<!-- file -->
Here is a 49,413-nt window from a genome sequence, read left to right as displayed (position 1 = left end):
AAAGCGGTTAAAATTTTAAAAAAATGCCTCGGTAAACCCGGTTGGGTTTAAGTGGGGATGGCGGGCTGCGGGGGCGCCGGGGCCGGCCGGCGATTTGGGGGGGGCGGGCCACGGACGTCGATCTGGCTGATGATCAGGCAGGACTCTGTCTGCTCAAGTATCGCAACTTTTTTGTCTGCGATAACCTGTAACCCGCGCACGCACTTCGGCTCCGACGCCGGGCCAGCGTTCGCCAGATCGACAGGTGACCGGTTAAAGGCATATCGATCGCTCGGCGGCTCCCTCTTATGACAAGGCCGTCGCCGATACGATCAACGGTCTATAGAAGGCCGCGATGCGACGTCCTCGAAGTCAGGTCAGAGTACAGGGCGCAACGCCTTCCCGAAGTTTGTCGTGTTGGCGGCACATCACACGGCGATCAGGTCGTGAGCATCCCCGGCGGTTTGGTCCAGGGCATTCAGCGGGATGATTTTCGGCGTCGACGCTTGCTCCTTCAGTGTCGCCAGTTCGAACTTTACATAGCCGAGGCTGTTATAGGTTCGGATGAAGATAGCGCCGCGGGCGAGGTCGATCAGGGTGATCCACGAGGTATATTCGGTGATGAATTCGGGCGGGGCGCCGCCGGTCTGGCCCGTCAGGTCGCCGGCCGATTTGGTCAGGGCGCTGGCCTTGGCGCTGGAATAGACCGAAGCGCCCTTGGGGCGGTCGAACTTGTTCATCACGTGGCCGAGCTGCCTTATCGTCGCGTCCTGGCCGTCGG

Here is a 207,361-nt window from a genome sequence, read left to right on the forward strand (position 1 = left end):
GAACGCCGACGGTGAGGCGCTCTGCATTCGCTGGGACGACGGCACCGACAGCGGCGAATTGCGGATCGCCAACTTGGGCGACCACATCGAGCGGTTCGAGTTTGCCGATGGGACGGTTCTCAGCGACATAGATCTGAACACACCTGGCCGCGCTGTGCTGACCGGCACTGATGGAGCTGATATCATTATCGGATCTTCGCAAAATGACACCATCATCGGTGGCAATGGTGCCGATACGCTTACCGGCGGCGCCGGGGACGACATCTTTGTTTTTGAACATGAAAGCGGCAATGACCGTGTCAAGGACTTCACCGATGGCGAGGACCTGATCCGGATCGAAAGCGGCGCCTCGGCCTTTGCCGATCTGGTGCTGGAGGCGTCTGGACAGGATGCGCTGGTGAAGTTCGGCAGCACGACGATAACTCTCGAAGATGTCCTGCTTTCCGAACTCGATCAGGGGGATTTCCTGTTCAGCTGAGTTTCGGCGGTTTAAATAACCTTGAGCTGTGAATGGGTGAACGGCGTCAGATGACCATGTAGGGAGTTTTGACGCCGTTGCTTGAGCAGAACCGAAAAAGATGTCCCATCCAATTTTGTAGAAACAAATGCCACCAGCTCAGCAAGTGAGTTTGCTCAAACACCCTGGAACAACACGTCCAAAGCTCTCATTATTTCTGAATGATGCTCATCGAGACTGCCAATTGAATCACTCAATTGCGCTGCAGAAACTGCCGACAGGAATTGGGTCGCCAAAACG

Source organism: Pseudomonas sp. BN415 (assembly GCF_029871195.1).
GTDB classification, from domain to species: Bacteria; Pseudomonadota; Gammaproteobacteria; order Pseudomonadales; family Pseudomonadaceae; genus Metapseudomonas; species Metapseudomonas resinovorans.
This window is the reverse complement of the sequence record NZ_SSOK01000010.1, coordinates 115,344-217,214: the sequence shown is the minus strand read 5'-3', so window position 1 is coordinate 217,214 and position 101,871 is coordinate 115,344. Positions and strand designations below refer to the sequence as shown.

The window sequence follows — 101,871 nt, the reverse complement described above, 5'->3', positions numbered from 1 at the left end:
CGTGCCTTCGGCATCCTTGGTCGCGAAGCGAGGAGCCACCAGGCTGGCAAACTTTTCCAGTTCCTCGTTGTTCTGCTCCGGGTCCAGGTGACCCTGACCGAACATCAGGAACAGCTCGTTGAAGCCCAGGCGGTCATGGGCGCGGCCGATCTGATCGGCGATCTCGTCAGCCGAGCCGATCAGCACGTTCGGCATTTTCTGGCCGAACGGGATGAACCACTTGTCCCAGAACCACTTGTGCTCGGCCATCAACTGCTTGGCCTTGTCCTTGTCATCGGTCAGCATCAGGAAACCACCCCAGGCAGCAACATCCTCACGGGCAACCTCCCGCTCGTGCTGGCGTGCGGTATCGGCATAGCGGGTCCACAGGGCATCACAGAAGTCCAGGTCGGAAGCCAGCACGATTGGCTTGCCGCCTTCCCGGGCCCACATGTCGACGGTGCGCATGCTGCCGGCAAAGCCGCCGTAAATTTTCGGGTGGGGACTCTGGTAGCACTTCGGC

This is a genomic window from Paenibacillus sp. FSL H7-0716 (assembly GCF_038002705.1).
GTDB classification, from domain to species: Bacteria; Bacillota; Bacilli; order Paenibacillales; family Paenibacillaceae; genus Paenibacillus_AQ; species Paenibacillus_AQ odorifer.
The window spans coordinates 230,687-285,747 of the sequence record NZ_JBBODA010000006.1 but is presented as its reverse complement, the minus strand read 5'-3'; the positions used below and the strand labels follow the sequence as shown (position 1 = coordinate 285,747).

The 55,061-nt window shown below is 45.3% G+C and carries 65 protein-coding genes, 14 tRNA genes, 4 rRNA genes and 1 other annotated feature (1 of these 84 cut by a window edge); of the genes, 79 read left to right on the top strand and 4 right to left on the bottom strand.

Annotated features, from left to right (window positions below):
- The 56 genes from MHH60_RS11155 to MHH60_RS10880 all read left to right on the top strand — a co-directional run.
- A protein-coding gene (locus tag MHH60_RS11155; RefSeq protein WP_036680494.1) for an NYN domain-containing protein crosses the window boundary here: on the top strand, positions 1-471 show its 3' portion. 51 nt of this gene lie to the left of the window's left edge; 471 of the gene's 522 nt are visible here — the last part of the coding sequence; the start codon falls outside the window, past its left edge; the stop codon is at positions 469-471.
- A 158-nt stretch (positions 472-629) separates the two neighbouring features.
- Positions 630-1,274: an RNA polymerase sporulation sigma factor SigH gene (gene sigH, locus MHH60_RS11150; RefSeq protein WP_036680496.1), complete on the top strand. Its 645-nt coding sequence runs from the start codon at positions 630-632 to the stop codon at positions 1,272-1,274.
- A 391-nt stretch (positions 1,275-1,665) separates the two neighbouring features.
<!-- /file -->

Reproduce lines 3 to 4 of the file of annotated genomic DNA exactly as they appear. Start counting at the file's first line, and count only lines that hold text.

Here is a 207,361-nt window from a genome sequence, read left to right on the forward strand (position 1 = left end):
GAACGCCGACGGTGAGGCGCTCTGCATTCGCTGGGACGACGGCACCGACAGCGGCGAATTGCGGATCGCCAACTTGGGCGACCACATCGAGCGGTTCGAGTTTGCCGATGGGACGGTTCTCAGCGACATAGATCTGAACACACCTGGCCGCGCTGTGCTGACCGGCACTGATGGAGCTGATATCATTATCGGATCTTCGCAAAATGACACCATCATCGGTGGCAATGGTGCCGATACGCTTACCGGCGGCGCCGGGGACGACATCTTTGTTTTTGAACATGAAAGCGGCAATGACCGTGTCAAGGACTTCACCGATGGCGAGGACCTGATCCGGATCGAAAGCGGCGCCTCGGCCTTTGCCGATCTGGTGCTGGAGGCGTCTGGACAGGATGCGCTGGTGAAGTTCGGCAGCACGACGATAACTCTCGAAGATGTCCTGCTTTCCGAACTCGATCAGGGGGATTTCCTGTTCAGCTGAGTTTCGGCGGTTTAAATAACCTTGAGCTGTGAATGGGTGAACGGCGTCAGATGACCATGTAGGGAGTTTTGACGCCGTTGCTTGAGCAGAACCGAAAAAGATGTCCCATCCAATTTTGTAGAAACAAATGCCACCAGCTCAGCAAGTGAGTTTGCTCAAACACCCTGGAACAACACGTCCAAAGCTCTCATTATTTCTGAATGATGCTCATCGAGACTGCCAATTGAATCACTCAATTGCGCTGCAGAAACTGCCGACAGGAATTGGGTCGCCAAAACG